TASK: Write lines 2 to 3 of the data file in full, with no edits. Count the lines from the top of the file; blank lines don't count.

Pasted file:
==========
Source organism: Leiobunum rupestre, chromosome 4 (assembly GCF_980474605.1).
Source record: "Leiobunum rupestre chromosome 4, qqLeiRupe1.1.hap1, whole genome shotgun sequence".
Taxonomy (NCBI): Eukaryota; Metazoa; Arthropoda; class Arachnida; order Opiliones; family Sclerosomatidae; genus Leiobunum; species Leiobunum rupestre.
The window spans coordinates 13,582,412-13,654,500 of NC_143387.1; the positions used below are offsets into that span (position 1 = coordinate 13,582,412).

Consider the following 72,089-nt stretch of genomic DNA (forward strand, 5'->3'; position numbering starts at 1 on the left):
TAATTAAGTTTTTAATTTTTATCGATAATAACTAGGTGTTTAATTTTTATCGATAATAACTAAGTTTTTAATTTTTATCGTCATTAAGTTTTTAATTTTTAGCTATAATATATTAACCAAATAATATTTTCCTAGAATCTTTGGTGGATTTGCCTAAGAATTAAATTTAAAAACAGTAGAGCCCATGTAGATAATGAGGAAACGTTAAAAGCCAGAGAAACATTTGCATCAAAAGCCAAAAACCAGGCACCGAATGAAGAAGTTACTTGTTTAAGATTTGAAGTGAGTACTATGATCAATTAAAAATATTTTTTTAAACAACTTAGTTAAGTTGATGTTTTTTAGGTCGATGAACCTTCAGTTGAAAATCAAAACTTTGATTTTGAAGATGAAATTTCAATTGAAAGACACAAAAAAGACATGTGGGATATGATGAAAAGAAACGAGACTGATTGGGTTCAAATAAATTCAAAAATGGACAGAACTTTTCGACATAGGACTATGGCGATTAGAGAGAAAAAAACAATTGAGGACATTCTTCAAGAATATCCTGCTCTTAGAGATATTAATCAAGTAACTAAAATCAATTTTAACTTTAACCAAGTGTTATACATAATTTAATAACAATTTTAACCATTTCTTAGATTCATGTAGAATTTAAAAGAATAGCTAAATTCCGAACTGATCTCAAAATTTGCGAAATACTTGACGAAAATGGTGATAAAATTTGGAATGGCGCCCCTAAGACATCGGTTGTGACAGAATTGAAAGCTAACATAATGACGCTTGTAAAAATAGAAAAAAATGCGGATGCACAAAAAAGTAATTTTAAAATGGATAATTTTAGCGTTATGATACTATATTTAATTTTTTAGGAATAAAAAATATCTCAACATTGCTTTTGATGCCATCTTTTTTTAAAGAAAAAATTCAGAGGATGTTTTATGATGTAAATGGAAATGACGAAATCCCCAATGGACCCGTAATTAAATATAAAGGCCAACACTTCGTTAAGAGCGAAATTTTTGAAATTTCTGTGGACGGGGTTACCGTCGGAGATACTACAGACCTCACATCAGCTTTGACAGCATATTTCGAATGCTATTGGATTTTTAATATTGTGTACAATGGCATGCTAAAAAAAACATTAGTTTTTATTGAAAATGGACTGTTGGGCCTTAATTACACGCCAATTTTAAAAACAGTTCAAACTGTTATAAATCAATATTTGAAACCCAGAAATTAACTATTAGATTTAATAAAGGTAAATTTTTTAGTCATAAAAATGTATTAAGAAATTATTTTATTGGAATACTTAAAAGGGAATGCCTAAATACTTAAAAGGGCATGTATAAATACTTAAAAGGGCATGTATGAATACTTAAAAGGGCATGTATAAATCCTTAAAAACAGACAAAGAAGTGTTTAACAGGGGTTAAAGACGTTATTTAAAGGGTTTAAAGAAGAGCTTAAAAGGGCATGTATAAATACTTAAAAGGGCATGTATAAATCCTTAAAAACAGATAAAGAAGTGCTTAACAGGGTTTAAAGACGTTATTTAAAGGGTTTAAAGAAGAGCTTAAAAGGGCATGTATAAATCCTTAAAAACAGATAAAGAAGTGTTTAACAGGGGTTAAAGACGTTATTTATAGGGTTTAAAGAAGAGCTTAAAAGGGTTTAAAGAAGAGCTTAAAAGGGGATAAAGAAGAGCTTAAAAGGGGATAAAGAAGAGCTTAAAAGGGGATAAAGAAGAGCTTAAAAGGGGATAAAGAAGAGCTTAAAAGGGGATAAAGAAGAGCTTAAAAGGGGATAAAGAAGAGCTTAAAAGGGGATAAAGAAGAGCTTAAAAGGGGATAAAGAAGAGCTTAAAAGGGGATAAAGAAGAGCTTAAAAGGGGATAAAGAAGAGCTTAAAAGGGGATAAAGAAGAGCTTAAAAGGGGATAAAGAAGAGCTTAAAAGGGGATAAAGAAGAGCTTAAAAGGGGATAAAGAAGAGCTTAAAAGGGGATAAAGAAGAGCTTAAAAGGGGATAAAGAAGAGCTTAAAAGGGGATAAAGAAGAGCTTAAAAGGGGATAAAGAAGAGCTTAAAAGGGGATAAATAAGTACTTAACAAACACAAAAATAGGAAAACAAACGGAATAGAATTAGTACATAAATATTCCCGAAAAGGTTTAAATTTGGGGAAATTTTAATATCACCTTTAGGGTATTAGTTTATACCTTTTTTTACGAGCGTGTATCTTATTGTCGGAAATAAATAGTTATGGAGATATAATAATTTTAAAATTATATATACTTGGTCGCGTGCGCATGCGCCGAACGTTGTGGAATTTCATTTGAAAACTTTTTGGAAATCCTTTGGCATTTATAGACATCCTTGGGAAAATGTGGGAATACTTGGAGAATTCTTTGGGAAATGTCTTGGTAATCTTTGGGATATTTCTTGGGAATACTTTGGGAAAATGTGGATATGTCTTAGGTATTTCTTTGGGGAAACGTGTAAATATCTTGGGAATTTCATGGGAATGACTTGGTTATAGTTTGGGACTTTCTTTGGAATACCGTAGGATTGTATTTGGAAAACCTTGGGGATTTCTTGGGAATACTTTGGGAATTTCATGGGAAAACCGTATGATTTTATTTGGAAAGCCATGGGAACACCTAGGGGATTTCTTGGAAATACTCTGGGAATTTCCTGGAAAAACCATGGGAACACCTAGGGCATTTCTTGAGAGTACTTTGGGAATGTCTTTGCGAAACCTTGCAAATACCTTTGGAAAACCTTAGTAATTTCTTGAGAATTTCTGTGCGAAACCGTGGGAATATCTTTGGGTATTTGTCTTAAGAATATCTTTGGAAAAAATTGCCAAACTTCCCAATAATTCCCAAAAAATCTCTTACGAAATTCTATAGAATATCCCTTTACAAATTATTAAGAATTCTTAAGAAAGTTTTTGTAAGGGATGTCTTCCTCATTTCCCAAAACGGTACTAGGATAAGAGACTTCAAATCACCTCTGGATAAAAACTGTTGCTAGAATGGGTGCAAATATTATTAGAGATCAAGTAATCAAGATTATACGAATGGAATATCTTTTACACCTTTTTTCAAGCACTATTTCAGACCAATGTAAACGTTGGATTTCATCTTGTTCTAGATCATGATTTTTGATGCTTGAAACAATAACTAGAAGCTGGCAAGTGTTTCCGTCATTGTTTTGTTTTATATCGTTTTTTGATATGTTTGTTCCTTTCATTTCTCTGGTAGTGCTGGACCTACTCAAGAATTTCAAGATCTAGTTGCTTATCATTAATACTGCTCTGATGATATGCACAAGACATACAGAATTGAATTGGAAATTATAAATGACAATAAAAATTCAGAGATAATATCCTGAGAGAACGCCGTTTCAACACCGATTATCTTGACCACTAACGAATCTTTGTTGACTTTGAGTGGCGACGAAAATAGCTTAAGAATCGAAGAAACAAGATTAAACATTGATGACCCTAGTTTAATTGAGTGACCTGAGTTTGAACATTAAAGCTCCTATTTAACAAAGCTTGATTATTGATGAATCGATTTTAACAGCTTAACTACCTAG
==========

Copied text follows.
Source record: "Leiobunum rupestre chromosome 4, qqLeiRupe1.1.hap1, whole genome shotgun sequence".
Taxonomy (NCBI): Eukaryota; Metazoa; Arthropoda; class Arachnida; order Opiliones; family Sclerosomatidae; genus Leiobunum; species Leiobunum rupestre.